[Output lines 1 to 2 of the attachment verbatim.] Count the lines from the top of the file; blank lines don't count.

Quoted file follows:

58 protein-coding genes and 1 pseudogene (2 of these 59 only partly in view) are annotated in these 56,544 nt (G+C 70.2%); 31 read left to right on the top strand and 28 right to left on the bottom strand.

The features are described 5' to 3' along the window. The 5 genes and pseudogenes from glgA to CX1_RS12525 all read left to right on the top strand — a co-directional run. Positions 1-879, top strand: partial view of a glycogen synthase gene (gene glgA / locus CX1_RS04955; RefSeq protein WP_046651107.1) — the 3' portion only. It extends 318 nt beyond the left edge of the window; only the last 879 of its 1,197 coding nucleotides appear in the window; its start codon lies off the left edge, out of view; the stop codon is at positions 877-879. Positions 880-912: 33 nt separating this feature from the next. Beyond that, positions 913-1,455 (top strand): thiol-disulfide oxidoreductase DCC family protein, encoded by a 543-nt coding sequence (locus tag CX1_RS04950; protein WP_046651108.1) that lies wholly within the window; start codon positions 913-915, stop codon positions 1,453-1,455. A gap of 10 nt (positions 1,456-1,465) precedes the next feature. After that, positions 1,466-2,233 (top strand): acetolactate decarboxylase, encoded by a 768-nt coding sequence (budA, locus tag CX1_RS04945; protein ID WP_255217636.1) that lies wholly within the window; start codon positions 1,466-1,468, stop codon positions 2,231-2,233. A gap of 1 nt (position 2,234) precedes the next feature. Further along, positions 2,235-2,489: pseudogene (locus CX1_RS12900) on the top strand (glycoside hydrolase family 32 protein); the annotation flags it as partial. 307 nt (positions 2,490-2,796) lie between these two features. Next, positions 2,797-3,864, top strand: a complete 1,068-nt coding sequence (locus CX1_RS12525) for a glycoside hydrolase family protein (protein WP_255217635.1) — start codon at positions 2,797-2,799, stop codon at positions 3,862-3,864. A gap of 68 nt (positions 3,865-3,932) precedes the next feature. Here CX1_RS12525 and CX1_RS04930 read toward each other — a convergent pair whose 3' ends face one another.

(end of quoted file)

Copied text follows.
58 protein-coding genes and 1 pseudogene (2 of these 59 only partly in view) are annotated in these 56,544 nt (G+C 70.2%); 31 read left to right on the top strand and 28 right to left on the bottom strand.

The features are described 5' to 3' along the window. The 5 genes and pseudogenes from glgA to CX1_RS12525 all read left to right on the top strand — a co-directional run. Positions 1-879, top strand: partial view of a glycogen synthase gene (gene glgA / locus CX1_RS04955; RefSeq protein WP_046651107.1) — the 3' portion only. It extends 318 nt beyond the left edge of the window; only the last 879 of its 1,197 coding nucleotides appear in the window; its start codon lies off the left edge, out of view; the stop codon is at positions 877-879. Positions 880-912: 33 nt separating this feature from the next. Beyond that, positions 913-1,455 (top strand): thiol-disulfide oxidoreductase DCC family protein, encoded by a 543-nt coding sequence (locus tag CX1_RS04950; protein WP_046651108.1) that lies wholly within the window; start codon positions 913-915, stop codon positions 1,453-1,455. A gap of 10 nt (positions 1,456-1,465) precedes the next feature. After that, positions 1,466-2,233 (top strand): acetolactate decarboxylase, encoded by a 768-nt coding sequence (budA, locus tag CX1_RS04945; protein ID WP_255217636.1) that lies wholly within the window; start codon positions 1,466-1,468, stop codon positions 2,231-2,233. A gap of 1 nt (position 2,234) precedes the next feature. Further along, positions 2,235-2,489: pseudogene (locus CX1_RS12900) on the top strand (glycoside hydrolase family 32 protein); the annotation flags it as partial. 307 nt (positions 2,490-2,796) lie between these two features. Next, positions 2,797-3,864, top strand: a complete 1,068-nt coding sequence (locus CX1_RS12525) for a glycoside hydrolase family protein (protein WP_255217635.1) — start codon at positions 2,797-2,799, stop codon at positions 3,862-3,864. A gap of 68 nt (positions 3,865-3,932) precedes the next feature. Here CX1_RS12525 and CX1_RS04930 read toward each other — a convergent pair whose 3' ends face one another.